“The prison is very proud to have this project bringing success and positive publicity to offender management.”
The aim is not to merely to train the women, many of whom have few or no educational qualifications, to work in the competitive media industry - although several have, including one who is now a video editor at the BBC. 
The main purpose is to give them transferrable employability skills of self-discipline, communication, research, preparation and media analysis, which are vital if the women are to get any job when they leave. Although many have succeeded in employment a huge number use their BTEC qualification to go on to university after prison.
But the course is not just about education, it also offers a unique rehabilitation exercise. It gives the women the chance to re-examine their lives. They start the course making a ‘digital story’ which is often about how they came to be in prison.  This is the start of a journey which culminates in them making a five minute documentary graduation film. 
Research has shown that a high percentage of women in prison have suffered abuse, been in care or had little education - many also have mental health issues - and this is frequently reflected in their films.
“There are many very broken and damaged people in the prison system and it isn’t our place to judge them... even though to have come here they have generally been involved in significant crime” said Maria.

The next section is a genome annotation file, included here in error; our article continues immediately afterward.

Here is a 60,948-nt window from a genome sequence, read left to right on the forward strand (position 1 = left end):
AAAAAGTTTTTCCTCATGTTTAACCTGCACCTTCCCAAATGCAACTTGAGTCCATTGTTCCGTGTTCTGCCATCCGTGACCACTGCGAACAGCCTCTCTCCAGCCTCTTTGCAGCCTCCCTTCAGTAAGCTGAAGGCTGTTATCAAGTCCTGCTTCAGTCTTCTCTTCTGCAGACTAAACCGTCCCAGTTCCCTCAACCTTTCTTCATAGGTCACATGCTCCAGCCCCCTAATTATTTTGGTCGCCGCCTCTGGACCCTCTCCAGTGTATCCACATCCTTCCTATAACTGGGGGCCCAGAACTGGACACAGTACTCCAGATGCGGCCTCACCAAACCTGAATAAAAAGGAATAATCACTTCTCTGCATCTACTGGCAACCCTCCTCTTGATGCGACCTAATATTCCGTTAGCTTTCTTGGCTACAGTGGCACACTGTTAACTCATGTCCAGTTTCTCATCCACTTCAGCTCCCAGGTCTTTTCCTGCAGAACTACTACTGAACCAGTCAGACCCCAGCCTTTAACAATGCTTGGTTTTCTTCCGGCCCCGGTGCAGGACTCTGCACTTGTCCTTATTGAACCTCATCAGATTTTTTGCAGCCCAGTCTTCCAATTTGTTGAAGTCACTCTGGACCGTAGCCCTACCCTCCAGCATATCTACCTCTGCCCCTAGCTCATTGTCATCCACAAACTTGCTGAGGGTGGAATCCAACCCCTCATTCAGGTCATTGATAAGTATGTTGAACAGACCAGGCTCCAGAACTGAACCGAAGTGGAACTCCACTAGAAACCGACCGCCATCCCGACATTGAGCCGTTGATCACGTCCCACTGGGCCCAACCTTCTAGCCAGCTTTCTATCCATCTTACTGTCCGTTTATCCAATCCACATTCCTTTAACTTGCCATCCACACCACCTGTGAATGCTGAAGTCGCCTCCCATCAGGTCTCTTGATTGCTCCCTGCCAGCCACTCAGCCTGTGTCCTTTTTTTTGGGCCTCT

“We study documentary because it challenges issues of truth and ethics. We have a lot of clients here who have very questionable relationships with the truth.  Just through teaching media and the way we’ve structured it, they start to look at themselves differently.”
Thirty-seven-year-old Downview graduate Rose* often wished she could rub out some of the dark experiences of her past. So she used an eraser as a metaphor within her digital story film.
“I wish I could erase what actually happened to me and I wanted to build a story around that,” said Rose.
“It can be difficult if, like me, there are certain issues in your life from which you feel emotionally disconnected. It was my way of coping.  The process of making the film was quite challenging and yes it was quite emotional at times.  But it really helps you as an individual.”
The women’s films are screened at their graduation and are extremely moving for their family and friends who come along.  With the women’s permission, they can also be shown on the in-prison Time TV network and there are moves to distribute them to other women’s prisons.
Maria would love to hear from any employers who might be interested in offering three months of work experience to the women when they reach the resettlement stage before they are released.  She would also like to hear from any charities or local organisations who would like a low cost film made or edited by the women.  This provides both real work and much needed funding to sustain the Media House. She would also like to make contact with any media companies in the area. For more information contact
*Names changed